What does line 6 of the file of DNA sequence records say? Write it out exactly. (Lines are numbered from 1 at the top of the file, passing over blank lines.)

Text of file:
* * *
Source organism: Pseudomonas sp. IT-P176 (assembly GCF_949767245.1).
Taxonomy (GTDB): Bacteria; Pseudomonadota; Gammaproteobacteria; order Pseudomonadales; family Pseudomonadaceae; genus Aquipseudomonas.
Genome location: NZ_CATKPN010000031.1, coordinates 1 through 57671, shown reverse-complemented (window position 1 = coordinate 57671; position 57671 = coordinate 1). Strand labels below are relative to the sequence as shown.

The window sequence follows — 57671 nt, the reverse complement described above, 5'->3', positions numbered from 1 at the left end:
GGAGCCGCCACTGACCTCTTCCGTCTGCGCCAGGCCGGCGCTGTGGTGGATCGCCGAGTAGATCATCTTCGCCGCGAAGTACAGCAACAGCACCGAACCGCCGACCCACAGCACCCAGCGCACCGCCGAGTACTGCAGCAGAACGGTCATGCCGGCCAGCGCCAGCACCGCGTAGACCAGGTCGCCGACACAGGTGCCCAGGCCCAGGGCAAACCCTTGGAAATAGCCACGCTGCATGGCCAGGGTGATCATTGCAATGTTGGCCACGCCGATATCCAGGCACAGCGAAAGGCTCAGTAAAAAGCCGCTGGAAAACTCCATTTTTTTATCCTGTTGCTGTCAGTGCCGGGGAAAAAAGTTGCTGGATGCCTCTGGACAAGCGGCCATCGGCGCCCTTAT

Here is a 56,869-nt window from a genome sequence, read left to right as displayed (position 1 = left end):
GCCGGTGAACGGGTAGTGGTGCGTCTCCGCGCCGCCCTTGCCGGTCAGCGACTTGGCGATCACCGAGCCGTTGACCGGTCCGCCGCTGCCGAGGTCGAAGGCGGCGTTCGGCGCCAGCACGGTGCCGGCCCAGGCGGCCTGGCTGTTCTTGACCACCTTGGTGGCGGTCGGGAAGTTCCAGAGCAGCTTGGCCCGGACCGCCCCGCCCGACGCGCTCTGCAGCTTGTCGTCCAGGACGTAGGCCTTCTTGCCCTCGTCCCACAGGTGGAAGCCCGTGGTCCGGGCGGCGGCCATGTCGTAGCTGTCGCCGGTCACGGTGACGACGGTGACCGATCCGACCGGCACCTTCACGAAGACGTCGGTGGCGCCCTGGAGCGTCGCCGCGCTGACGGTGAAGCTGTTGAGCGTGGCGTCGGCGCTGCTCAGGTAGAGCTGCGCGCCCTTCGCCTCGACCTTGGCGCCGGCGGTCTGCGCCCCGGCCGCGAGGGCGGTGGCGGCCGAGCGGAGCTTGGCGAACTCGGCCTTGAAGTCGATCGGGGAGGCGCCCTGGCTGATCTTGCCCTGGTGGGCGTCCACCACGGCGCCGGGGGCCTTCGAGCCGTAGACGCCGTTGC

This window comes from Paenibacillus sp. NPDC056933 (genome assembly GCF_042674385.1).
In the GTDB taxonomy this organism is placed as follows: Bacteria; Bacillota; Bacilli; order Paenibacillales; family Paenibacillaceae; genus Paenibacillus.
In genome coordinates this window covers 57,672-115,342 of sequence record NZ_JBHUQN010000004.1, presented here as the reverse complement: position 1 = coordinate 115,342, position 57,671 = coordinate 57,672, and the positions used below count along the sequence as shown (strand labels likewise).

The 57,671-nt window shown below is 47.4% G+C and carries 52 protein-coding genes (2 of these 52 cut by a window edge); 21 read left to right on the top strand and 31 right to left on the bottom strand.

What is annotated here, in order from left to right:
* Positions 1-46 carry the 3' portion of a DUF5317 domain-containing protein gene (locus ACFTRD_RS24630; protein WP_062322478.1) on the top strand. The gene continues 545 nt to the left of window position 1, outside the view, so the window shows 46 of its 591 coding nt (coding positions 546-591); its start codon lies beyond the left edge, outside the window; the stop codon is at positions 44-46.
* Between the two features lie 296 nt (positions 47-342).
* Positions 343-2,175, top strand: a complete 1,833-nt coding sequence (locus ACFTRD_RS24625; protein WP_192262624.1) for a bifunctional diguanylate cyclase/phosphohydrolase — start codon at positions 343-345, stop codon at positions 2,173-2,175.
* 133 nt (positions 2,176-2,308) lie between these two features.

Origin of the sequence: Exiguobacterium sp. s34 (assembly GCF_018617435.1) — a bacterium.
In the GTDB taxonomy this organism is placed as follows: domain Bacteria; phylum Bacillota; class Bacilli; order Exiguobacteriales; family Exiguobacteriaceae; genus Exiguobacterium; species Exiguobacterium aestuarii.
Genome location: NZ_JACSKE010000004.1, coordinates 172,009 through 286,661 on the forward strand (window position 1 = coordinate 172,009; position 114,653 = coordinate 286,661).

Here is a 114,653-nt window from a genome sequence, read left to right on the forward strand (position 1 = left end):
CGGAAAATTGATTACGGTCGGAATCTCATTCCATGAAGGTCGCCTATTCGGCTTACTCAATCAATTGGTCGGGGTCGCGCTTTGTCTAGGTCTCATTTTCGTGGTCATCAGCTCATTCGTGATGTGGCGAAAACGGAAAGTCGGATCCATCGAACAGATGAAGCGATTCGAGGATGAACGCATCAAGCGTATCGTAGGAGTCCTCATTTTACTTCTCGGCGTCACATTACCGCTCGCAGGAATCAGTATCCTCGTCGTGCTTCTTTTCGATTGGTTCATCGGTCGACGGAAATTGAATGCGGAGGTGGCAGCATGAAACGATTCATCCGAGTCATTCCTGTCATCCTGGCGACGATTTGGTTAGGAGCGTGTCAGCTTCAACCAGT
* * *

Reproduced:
Here is a 56,869-nt window from a genome sequence, read left to right as displayed (position 1 = left end):